We are narcissistic people who cannot escape our own images, but also voyeurs who participate in this prison experiment we call reality…
That sense of “always looking at one’s self through the eyes of others” is present in Kyambi’s performance—the woman character who puts on a costume for her role is being watched by the audience, and even much closely by the man who stands in front of her. By fitting into the suit from her street clothes, and putting her body in tights and wigs and other things that keep her body in check, she’s tacitly making herself fit for the gaze of her spectators. She’s not just looking in the mirror to examine her true self, but to be sure she can see what those who are watching her need to see.
The ensuing fight of the couple makes it clear that metering appearance to fit an oppressor’s gaze is not a guarantee of anything. Even when oppressed people make themselves less of a threat in the Du Boisian sense, it does not result in an assurance that they won’t be treated with contempt. The mess created by the couple is left for another to take care of. The housekeeper is, therefore, defined by her usefulness to the couple, even when it is apparent that she enters the stage from a world where she’s no different than the woman and the man, at least in body. Here, before the watching eyes, her role is to cater to the needs of others.
In spite of the fact that all the characters do not speak, the silence of the two women is amplified because they are reacting to realities foisted on them. The need to conform to a specific image, and resistance to the violence of the man for one, and the state of the mess created for her to clean up, for the other. But whereas one woman is able to react to the violence of her man in her actions, the other reacts to an obligation to care and performs her duties with a stoic face. The involvement of these women extends the performance beyond the concept of double consciousness as defined by Du Bois into “triple consciousness” as defined by scholars who came after him. Kyambi’s identity as an Afro-German also creates an adjacent way to consider this consciousness, one that intersects race with gender and class.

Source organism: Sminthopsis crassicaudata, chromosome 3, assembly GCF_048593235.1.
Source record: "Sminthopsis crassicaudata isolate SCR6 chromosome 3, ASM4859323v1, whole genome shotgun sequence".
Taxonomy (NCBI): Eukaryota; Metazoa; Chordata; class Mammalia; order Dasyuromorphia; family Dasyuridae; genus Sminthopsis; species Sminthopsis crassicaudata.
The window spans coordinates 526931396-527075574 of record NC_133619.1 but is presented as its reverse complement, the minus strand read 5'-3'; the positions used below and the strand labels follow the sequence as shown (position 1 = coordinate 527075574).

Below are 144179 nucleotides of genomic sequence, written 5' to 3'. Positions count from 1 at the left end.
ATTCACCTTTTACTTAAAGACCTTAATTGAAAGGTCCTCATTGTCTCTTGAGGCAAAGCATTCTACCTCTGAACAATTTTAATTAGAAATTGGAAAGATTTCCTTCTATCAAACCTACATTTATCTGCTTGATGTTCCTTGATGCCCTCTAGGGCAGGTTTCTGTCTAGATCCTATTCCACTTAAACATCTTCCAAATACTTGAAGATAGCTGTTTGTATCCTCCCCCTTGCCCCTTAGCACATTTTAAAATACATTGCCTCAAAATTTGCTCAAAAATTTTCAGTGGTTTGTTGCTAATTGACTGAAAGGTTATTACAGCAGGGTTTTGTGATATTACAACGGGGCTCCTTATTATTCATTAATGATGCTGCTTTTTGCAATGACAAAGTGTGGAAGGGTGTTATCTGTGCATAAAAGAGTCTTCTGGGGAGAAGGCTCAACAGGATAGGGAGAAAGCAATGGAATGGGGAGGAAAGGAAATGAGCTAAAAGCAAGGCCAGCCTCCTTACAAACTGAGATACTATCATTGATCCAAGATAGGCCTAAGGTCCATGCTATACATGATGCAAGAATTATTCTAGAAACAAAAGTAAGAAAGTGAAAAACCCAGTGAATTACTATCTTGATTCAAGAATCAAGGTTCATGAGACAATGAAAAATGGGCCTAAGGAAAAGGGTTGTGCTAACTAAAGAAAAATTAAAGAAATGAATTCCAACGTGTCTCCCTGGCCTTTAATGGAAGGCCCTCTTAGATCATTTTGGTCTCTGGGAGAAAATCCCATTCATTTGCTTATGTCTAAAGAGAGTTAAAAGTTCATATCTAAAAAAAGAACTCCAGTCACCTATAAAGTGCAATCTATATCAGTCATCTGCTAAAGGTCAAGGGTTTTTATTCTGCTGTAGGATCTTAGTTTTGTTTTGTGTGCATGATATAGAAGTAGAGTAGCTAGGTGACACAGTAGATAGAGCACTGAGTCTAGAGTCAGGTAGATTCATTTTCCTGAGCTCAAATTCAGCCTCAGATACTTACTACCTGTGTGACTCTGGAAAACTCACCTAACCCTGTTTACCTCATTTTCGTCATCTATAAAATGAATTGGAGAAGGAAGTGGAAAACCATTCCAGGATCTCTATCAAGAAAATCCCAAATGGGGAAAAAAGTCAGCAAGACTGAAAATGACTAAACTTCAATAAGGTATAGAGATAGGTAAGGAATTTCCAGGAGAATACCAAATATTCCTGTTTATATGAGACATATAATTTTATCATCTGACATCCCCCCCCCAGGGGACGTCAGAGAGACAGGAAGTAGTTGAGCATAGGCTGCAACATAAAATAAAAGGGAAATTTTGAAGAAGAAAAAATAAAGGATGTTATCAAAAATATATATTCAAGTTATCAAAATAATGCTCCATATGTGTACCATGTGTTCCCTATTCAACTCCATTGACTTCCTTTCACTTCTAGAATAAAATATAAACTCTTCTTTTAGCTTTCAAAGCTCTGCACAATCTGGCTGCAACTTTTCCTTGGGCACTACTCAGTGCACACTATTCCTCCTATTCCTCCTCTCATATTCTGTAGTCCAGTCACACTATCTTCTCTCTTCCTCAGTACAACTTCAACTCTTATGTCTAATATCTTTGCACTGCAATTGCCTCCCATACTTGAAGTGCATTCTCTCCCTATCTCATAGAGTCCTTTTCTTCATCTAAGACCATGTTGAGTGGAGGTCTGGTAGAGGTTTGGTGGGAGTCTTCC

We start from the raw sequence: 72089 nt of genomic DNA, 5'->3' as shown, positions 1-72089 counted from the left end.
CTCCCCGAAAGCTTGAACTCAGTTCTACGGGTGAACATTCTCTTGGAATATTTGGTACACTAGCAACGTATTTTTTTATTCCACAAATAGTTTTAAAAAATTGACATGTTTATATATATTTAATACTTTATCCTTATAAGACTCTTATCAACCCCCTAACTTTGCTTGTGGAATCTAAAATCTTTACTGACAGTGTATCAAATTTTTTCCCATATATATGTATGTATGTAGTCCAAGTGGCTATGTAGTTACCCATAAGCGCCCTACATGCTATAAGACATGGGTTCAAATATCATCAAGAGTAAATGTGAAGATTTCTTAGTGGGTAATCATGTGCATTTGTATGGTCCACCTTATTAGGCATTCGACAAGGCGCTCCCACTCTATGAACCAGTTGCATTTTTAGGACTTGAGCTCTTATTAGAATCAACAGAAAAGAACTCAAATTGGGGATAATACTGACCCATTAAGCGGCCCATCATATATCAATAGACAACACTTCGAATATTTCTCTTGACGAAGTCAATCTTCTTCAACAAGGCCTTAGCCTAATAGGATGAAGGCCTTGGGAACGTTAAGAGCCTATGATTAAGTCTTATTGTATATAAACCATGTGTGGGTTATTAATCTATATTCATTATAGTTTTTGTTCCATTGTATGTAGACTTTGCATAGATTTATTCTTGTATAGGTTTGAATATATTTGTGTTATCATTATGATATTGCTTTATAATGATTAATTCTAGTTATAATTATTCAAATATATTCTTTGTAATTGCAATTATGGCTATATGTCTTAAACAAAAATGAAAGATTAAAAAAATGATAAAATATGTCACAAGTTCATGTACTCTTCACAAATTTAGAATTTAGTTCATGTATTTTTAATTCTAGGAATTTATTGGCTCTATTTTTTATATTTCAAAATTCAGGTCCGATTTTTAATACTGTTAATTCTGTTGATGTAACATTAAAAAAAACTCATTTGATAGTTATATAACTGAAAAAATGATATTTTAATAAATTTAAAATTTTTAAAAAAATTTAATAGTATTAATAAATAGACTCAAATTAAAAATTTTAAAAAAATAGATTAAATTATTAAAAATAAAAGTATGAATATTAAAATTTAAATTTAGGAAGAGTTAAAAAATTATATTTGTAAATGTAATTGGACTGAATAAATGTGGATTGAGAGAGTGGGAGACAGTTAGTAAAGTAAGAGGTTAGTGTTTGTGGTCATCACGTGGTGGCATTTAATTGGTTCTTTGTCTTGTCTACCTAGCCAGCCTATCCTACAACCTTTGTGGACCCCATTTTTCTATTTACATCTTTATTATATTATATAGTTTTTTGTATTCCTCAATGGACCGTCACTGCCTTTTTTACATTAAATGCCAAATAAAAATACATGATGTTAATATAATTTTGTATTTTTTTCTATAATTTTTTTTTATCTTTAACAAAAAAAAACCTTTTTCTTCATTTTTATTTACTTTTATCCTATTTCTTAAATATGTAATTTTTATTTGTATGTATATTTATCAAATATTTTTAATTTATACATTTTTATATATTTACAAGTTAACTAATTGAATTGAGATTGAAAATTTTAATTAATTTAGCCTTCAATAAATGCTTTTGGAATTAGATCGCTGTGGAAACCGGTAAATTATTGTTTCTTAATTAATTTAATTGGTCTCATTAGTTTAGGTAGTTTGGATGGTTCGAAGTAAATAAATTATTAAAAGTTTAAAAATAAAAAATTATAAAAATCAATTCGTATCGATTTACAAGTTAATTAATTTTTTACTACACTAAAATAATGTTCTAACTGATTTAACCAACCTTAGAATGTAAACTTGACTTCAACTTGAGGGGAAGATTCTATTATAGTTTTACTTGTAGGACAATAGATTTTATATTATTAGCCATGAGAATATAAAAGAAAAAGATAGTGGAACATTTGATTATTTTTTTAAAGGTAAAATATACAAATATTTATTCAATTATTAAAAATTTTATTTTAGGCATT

“Mirrors and poetry, as well as myth and fairytales, refract reality in unexpected ways,” writes Joan Jonas, known for her pioneering 1969 performance Mirror Piece I. “Mirrors can collapse or confuse the distance between performer and audience and disrupt visual frameworks.”
The presence of mirrors in Kyambi’s Double Consciousness, as it was in Jonas’s Mirror Pieces, emphasise the importance of the presence of an audience in the performance and installation. This examination of selfhood and fragmented states of being isn’t satisfied with being a mere spectacle for the audience to behold. We see ourselves, not just metaphorically in the characters that play out on the stage, but also physically in the mirrors that return our images and place them side by side, first with the actors, and afterwards with the pieces of the installation: a torn Kaunda suit, a woman’s wig, a housekeeper’s uniform, and stockings. We are narcissistic people who cannot escape our own images, but also voyeurs who participate in this prison experiment we call reality, where we cast oppressive gazes on others, even as we attempt to mould ourselves into beings that can survive the mess we have made of the world we live in.